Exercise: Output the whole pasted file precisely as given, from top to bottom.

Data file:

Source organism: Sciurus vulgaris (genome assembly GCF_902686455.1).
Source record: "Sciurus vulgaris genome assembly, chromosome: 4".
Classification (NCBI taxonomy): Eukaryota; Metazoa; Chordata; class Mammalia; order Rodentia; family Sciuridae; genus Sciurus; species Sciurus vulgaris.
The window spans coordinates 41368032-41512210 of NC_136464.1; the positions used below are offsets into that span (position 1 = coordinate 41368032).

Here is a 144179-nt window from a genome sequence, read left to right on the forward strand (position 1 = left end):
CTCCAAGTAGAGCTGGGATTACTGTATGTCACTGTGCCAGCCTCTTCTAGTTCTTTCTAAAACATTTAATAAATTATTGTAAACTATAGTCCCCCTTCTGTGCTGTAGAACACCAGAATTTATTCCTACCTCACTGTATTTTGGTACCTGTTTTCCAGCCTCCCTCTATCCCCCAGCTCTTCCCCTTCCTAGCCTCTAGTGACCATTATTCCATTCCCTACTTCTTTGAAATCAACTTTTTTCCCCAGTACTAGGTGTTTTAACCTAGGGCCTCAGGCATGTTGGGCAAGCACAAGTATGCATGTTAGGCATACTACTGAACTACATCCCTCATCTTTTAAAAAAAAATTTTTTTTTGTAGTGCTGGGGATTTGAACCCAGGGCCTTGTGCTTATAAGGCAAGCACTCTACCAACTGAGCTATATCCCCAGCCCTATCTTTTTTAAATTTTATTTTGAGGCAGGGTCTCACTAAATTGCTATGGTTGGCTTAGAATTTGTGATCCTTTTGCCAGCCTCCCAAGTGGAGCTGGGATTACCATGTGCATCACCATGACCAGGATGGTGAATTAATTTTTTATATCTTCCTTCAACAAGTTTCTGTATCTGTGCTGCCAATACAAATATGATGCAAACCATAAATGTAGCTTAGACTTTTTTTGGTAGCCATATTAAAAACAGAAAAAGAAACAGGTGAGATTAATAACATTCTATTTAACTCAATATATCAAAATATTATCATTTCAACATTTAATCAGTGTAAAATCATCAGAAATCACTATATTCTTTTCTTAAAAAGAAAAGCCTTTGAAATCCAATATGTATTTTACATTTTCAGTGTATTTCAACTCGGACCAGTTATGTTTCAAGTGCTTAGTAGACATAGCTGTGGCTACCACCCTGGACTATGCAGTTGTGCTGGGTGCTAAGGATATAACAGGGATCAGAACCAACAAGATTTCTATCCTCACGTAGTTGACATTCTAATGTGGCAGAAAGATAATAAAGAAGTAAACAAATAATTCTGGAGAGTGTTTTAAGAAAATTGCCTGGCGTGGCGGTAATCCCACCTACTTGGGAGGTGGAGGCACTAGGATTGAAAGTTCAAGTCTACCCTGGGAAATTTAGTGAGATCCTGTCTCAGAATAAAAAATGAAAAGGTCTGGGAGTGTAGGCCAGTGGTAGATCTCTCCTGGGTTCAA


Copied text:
Source organism: Sciurus vulgaris (genome assembly GCF_902686455.1).
Source record: "Sciurus vulgaris genome assembly, chromosome: 4".
Classification (NCBI taxonomy): Eukaryota; Metazoa; Chordata; class Mammalia; order Rodentia; family Sciuridae; genus Sciurus; species Sciurus vulgaris.
The window spans coordinates 41368032-41512210 of NC_136464.1; the positions used below are offsets into that span (position 1 = coordinate 41368032).

Here is a 144179-nt window from a genome sequence, read left to right on the forward strand (position 1 = left end):
CTCCAAGTAGAGCTGGGATTACTGTATGTCACTGTGCCAGCCTCTTCTAGTTCTTTCTAAAACATTTAATAAATTATTGTAAACTATAGTCCCCCTTCTGTGCTGTAGAACACCAGAATTTATTCCTACCTCACTGTATTTTGGTACCTGTTTTCCAGCCTCCCTCTATCCCCCAGCTCTTCCCCTTCCTAGCCTCTAGTGACCATTATTCCATTCCCTACTTCTTTGAAATCAACTTTTTTCCCCAGTACTAGGTGTTTTAACCTAGGGCCTCAGGCATGTTGGGCAAGCACAAGTATGCATGTTAGGCATACTACTGAACTACATCCCTCATCTTTTAAAAAAAAATTTTTTTTTGTAGTGCTGGGGATTTGAACCCAGGGCCTTGTGCTTATAAGGCAAGCACTCTACCAACTGAGCTATATCCCCAGCCCTATCTTTTTTAAATTTTATTTTGAGGCAGGGTCTCACTAAATTGCTATGGTTGGCTTAGAATTTGTGATCCTTTTGCCAGCCTCCCAAGTGGAGCTGGGATTACCATGTGCATCACCATGACCAGGATGGTGAATTAATTTTTTATATCTTCCTTCAACAAGTTTCTGTATCTGTGCTGCCAATACAAATATGATGCAAACCATAAATGTAGCTTAGACTTTTTTTGGTAGCCATATTAAAAACAGAAAAAGAAACAGGTGAGATTAATAACATTCTATTTAACTCAATATATCAAAATATTATCATTTCAACATTTAATCAGTGTAAAATCATCAGAAATCACTATATTCTTTTCTTAAAAAGAAAAGCCTTTGAAATCCAATATGTATTTTACATTTTCAGTGTATTTCAACTCGGACCAGTTATGTTTCAAGTGCTTAGTAGACATAGCTGTGGCTACCACCCTGGACTATGCAGTTGTGCTGGGTGCTAAGGATATAACAGGGATCAGAACCAACAAGATTTCTATCCTCACGTAGTTGACATTCTAATGTGGCAGAAAGATAATAAAGAAGTAAACAAATAATTCTGGAGAGTGTTTTAAGAAAATTGCCTGGCGTGGCGGTAATCCCACCTACTTGGGAGGTGGAGGCACTAGGATTGAAAGTTCAAGTCTACCCTGGGAAATTTAGTGAGATCCTGTCTCAGAATAAAAAATGAAAAGGTCTGGGAGTGTAGGCCAGTGGTAGATCTCTCCTGGGTTCAA